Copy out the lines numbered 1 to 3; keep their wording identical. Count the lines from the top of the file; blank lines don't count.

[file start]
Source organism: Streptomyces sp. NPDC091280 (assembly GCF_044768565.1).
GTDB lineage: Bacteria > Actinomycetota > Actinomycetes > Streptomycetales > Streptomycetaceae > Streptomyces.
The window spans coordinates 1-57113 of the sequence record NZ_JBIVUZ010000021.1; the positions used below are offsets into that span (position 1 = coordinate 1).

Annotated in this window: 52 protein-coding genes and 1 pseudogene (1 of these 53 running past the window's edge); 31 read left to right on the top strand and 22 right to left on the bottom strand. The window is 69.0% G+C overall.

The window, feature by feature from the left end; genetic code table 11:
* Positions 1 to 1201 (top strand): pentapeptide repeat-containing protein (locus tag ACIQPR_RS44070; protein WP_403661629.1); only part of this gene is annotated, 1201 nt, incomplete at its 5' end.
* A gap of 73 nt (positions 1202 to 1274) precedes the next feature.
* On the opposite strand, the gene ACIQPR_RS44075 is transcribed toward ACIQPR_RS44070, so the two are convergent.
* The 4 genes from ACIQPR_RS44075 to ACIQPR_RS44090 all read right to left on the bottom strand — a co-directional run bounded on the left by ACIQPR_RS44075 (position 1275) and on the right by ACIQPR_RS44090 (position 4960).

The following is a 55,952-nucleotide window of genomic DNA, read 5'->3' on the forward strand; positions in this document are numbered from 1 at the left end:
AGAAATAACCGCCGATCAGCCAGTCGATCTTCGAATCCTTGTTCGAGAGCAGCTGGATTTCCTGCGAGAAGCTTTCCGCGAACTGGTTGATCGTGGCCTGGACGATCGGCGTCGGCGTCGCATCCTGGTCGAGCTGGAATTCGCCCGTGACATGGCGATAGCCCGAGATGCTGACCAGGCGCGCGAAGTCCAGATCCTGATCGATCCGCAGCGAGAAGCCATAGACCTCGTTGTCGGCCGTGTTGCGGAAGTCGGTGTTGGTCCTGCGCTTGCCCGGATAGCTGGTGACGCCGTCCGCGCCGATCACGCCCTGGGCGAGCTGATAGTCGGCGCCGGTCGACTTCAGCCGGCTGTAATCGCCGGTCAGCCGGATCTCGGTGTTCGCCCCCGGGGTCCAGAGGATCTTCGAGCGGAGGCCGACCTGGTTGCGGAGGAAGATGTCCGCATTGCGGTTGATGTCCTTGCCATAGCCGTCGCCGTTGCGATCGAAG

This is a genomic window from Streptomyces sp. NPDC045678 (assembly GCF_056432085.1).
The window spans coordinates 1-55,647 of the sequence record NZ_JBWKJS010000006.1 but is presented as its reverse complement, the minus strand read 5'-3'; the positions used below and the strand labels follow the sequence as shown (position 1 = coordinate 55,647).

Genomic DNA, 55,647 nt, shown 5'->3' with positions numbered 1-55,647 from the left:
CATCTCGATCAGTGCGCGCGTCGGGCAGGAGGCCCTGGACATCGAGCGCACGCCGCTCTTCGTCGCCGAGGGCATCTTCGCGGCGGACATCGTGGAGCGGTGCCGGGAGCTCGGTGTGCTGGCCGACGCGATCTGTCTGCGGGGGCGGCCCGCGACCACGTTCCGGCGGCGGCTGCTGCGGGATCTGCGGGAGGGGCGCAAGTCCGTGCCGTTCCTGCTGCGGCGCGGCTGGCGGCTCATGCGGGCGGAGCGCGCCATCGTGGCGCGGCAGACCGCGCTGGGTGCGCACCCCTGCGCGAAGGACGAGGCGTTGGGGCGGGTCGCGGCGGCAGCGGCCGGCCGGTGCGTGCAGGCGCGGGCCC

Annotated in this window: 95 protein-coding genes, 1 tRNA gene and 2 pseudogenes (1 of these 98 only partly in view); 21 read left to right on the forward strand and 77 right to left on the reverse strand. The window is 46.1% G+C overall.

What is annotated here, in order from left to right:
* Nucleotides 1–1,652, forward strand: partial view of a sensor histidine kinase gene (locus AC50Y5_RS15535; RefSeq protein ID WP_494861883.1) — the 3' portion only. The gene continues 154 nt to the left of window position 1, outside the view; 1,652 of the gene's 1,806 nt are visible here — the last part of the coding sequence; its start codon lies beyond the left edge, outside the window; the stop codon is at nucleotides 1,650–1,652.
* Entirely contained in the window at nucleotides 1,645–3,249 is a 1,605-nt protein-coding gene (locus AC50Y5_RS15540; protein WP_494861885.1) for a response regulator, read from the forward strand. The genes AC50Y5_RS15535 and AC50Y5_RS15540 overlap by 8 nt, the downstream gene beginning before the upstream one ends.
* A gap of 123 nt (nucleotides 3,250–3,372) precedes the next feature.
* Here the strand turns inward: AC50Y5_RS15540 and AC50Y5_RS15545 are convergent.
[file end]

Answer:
Source organism: Streptomyces sp. NPDC091280 (assembly GCF_044768565.1).
GTDB lineage: Bacteria > Actinomycetota > Actinomycetes > Streptomycetales > Streptomycetaceae > Streptomyces.
The window spans coordinates 1-57113 of the sequence record NZ_JBIVUZ010000021.1; the positions used below are offsets into that span (position 1 = coordinate 1).